Beauty and The Beast
Special Note: Beauty and the Beast is releasing to theaters in Digital 3D for two weeks only, beginning January 13, 2012.
Update: Is it worth seeing Beauty and the Beast in 3D?: Considering Disney has already released the 3D version of this heralded animation on Blu-ray, those of you who have a 3D player and 3D capable TV will be best off trading the admission price for two or three people and buying the Blu-ray disc. However, if you really want the 3D experience of Gaston decorating with antlers and can't make that happen in your family room, you better get to the theater during this very limited release. While the 3D effect is very captivating in some scenes, it comes across poorly in others. This is especially evident on facial closeups where the 3D magicians have attempted to make certain features of the face (like a nose) appear closer than others. The same issue happens in what's called a 3/4 shot, where the head is partially turned and one side of the face is closer to the audience than the other. Truly it appears that trying to bring depth to a 2D animation is very difficult when dealing with certain scenes. Yes, it's a picky detail, but lets face it — the only reason you are in the theater to watch this film is to see it in 3D. Frankly, if that isn't all that important to you and if you already have a decent television, watch one of the recent Blu-ray or DVD releases instead.
Our original review of Beauty and the Beast…
This animated adaptation of the timeless classic is a multiple Academy Award winning film. In it we are introduced to Belle (voice of Paige O'Hara), the daughter of a tireless inventor. She is not the type to be happy with just any man. The avid bookworm dreams of a romantic hero, and is not much impressed by the local, most eligible bachelor, Gaston (voice of Richard White). However, her good looks have prompted this vainglorious town bully to announce his intentions for marriage.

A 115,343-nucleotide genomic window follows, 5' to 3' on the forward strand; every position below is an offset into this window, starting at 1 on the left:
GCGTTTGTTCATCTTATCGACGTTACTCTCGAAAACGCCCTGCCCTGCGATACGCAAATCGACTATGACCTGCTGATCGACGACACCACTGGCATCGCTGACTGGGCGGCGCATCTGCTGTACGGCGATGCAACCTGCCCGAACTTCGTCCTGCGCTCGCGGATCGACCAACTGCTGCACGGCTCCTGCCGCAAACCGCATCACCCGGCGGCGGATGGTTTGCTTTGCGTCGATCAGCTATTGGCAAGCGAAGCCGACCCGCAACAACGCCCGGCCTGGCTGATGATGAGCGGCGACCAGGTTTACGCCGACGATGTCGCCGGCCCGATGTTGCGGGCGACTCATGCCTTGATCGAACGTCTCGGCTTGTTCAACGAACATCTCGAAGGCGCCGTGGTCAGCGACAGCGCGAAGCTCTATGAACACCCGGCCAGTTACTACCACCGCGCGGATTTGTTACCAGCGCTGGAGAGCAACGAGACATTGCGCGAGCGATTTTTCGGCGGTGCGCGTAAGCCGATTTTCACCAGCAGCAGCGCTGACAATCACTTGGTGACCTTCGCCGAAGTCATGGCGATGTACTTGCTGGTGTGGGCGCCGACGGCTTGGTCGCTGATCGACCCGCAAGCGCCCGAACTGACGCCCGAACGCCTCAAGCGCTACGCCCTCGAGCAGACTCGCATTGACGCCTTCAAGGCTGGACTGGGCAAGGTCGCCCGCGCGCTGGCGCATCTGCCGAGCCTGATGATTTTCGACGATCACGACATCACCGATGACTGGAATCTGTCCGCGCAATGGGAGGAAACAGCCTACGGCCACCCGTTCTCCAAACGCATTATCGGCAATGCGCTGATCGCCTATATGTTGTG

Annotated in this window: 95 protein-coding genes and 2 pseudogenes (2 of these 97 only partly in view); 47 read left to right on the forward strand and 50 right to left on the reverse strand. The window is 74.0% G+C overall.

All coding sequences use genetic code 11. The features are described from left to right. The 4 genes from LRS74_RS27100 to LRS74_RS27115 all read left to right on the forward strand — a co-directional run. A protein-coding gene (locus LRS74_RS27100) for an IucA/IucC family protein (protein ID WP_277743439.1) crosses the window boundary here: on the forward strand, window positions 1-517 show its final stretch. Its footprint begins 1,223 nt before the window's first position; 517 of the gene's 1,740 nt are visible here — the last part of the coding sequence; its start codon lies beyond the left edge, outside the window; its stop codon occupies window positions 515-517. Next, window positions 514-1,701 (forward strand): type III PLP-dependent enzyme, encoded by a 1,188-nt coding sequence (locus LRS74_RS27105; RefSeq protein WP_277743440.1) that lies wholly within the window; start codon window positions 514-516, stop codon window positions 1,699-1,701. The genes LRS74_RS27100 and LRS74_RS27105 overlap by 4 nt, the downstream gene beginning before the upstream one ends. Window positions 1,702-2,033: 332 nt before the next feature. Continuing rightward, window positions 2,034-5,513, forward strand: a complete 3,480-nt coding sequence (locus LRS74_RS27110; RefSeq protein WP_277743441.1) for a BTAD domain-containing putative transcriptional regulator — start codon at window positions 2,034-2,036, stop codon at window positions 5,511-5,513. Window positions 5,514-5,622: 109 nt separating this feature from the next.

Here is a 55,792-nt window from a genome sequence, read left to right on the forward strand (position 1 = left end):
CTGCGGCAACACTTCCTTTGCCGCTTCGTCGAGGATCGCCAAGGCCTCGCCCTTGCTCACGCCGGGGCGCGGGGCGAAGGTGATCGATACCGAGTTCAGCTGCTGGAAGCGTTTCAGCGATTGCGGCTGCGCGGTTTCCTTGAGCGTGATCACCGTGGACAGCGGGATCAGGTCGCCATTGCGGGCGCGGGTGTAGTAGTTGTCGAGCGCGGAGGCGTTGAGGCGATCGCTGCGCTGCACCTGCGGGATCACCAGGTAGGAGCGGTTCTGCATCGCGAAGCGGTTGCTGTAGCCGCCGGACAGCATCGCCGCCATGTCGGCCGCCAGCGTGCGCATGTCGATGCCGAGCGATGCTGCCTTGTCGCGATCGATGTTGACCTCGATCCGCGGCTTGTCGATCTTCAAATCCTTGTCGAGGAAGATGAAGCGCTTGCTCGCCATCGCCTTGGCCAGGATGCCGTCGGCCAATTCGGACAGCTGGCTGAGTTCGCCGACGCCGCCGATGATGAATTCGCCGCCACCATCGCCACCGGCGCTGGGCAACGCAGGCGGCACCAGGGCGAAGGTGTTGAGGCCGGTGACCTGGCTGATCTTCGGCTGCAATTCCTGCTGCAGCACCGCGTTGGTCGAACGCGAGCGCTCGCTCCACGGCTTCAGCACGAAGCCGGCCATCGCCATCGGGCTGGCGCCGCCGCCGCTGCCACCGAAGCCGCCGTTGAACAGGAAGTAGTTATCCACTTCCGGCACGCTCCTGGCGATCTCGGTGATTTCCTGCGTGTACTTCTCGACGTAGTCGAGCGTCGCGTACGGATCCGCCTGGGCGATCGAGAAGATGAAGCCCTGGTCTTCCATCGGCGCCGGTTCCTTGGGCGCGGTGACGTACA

Meanwhile, a business excursion leads her Dad (voice of Rex Everhart) into a dangerous magical forest. Narrowly escaping attacking wolves, the distraught designer finds himself in graver danger within the fortress where he has taken refuge. When Belle hears that her father has been taken prisoner by a hideous beast (voiced by Robbie Benson), she sets off to rescue him. But the creature will only release the man if the maiden will take his place. Putting aside her freedom and hopes for the future, the selfless girl agrees.
While the agitated parent tries (without much success) to get help from the pride-wounded Gaston and the villagers, Belle settles into her captivity. Fortunately the castle's enchanted furniture and dishes are far more hospitable than her host. The amicable bunch secretly hopes the young woman may be the one to break a horrible spell that binds them. The biggest obstacle they all face is the Beast's bad manners.
Parents of young children should be aware that the hairy main character appears very frightening at times, as do some vicious biting wolves. Attempts to lighten the mood by including a loud-mouthed boasting villain--who constantly beats upon his sidekick (voice of Jesse Corti) --only add more annoyance than humor. The stereotypical depiction of a womanizing Frenchman (voiced by Jerry Orbach) may also cause brief concern.
Yet these faults are overshadowed by superb animation (which successfully simulates the camera work found in live action films) and an exceptional score (even if the story lags a little during the "Be Our Guest" musical sequence that serves only as a technical showpiece). Beauty And The Beast also demonstrates the value of loyalty and sacrifice, and the need to looking beneath the surface of people to appreciate the qualities found within.
Theatrical Release Date: November 21, 1991